My mandate was clear. I would create a “children’s” show about watching. About voyeurs. And I knew instantly how I’d do it. In my favorite film, I had the perfect model on which to base my series.
That evening I sat down to write my pilot. The words (and jokes!) flowed like never before. Although disappointed that my daughter Isabel had ignored my eleventh call of the day – my daily allotment, to which I strictly confine myself to ensure that I won’t become a nuisance – I was on the writing roll of a lifetime. Eighteen minutes before I had to leave for my early morning round of cleaning out my school, I wrote “THE END” in my tiny, tidy cursive – impossible for anyone spying on me to decipher.
You’ll read what this series is and say, No way can Jay Abramowitz – a has-been whose main claim to fame is writing the colonoscopy episode of Mr. Belvedere – pull this off. A network sitcom for kids based on a nearly sixty-year-old movie that features a photographer whose psychologist father filmed him as a subject for studies of fear and becomes so scarred emotionally that he splits his nights between shooting pornographic photos and searching for women to murder as he films their terrified reactions? A film that permanently ruined a major director’s career, that one contemporary critic wrote “should be disposed of, thrown into a sewer, but even then the stench would remain” and another claimed “is more nauseating and depressing than the leper colonies of East Pakistan, the back streets of Bombay, and the gutters of Calcutta”?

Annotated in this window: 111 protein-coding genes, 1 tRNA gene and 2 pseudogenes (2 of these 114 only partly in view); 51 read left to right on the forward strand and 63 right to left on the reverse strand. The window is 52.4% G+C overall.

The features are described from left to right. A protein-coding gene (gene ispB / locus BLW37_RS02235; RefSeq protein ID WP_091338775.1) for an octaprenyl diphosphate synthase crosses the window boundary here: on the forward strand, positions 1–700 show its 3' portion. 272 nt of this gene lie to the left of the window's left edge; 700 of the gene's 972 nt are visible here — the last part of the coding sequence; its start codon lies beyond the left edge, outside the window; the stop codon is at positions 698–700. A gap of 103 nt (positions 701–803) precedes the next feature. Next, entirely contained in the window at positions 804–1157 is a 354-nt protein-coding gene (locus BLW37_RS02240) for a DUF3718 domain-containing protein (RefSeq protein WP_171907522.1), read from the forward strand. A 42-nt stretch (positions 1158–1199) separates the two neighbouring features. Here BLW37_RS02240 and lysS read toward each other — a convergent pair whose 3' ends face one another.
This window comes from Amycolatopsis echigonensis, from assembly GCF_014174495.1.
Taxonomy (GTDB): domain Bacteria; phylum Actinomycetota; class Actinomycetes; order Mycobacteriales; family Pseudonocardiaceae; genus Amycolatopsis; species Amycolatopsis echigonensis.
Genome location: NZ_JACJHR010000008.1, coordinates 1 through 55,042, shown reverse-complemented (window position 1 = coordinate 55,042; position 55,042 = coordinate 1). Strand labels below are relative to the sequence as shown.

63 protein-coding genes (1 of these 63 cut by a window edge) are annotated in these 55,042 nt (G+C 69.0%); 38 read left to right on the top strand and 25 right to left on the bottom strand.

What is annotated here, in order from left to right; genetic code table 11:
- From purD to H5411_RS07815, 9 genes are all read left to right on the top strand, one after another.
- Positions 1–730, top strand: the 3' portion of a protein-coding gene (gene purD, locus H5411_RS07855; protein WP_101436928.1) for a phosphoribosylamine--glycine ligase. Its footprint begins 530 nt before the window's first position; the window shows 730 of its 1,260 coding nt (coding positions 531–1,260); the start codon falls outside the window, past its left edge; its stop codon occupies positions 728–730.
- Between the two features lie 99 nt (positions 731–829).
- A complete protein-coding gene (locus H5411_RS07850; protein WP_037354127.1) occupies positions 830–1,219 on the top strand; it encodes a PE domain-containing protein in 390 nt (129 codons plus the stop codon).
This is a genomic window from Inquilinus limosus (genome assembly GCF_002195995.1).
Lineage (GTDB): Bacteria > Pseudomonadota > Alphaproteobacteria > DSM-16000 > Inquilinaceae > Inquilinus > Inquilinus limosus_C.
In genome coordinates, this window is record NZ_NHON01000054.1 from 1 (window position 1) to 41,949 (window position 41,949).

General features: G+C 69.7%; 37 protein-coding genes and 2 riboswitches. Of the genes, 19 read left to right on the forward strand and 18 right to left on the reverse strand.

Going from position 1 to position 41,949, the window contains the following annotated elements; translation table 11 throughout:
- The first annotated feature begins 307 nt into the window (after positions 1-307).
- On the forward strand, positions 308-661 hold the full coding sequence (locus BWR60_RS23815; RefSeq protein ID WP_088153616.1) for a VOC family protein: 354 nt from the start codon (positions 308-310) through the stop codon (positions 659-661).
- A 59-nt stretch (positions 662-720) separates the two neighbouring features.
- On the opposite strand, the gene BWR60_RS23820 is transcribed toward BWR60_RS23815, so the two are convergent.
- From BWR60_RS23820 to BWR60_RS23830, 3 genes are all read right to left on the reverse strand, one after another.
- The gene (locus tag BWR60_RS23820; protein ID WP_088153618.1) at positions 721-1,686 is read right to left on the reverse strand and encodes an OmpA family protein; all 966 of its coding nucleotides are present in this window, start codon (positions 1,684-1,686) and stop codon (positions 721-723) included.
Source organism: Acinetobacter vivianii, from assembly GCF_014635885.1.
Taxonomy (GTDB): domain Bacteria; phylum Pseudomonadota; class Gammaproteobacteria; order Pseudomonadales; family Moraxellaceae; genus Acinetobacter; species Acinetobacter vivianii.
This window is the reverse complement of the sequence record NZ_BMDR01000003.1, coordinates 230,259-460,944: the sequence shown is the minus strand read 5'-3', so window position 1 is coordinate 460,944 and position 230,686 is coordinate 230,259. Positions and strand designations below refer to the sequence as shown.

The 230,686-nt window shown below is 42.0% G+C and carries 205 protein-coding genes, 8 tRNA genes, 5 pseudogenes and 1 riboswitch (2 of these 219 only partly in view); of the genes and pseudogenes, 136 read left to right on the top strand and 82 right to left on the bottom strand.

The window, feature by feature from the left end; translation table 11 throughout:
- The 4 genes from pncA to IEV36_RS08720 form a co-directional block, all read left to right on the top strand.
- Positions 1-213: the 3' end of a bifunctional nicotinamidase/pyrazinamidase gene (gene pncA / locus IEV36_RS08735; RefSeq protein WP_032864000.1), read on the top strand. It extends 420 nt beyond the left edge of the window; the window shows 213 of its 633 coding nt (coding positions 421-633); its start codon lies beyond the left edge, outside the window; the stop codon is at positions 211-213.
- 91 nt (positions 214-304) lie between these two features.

But open yourself to the possibility that I’ve performed an astonishing act of Hollywood jujitsu, using the very elements that so discomfited the audiences of Michael Powell’s Peeping Tom – a film finally considered widely to be a masterpiece (Thank you, Marty Scorsese!) – to draw both children and adult viewers into a mainstream show that’s inspiring, poignant, disturbing and, of course, laugh-out-loud funny. A show about the electronic temptations of today’s kids and the teachers and janitors who struggle to help them (and each other!) be wary, healthy and clean in restrooms, classrooms and other public spaces, and to realize their sky-high potential in this harrowing but hilarious world of ours. A show that features a schoolhouse family that jokes, hurts, and loves – just like the Tanners of Full House did, and the Seavers of Growing Pains.